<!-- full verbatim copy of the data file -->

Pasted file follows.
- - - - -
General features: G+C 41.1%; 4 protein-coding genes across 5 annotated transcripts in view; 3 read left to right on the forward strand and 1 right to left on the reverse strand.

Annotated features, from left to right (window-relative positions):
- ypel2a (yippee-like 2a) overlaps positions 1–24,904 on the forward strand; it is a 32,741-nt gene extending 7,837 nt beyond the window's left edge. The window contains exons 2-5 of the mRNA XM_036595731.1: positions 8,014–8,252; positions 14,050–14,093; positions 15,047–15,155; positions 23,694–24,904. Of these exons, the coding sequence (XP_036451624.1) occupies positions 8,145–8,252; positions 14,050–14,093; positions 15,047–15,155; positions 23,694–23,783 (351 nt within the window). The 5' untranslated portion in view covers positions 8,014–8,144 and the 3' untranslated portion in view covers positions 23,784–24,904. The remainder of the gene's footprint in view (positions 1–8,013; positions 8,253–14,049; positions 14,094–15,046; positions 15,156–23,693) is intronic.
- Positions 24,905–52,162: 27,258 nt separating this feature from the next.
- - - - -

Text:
General features: G+C 41.1%; 4 protein-coding genes across 5 annotated transcripts in view; 3 read left to right on the forward strand and 1 right to left on the reverse strand.

Annotated features, from left to right (window-relative positions):
- ypel2a (yippee-like 2a) overlaps positions 1–24,904 on the forward strand; it is a 32,741-nt gene extending 7,837 nt beyond the window's left edge. The window contains exons 2-5 of the mRNA XM_036595731.1: positions 8,014–8,252; positions 14,050–14,093; positions 15,047–15,155; positions 23,694–24,904. Of these exons, the coding sequence (XP_036451624.1) occupies positions 8,145–8,252; positions 14,050–14,093; positions 15,047–15,155; positions 23,694–23,783 (351 nt within the window). The 5' untranslated portion in view covers positions 8,014–8,144 and the 3' untranslated portion in view covers positions 23,784–24,904. The remainder of the gene's footprint in view (positions 1–8,013; positions 8,253–14,049; positions 14,094–15,046; positions 15,156–23,693) is intronic.
- Positions 24,905–52,162: 27,258 nt separating this feature from the next.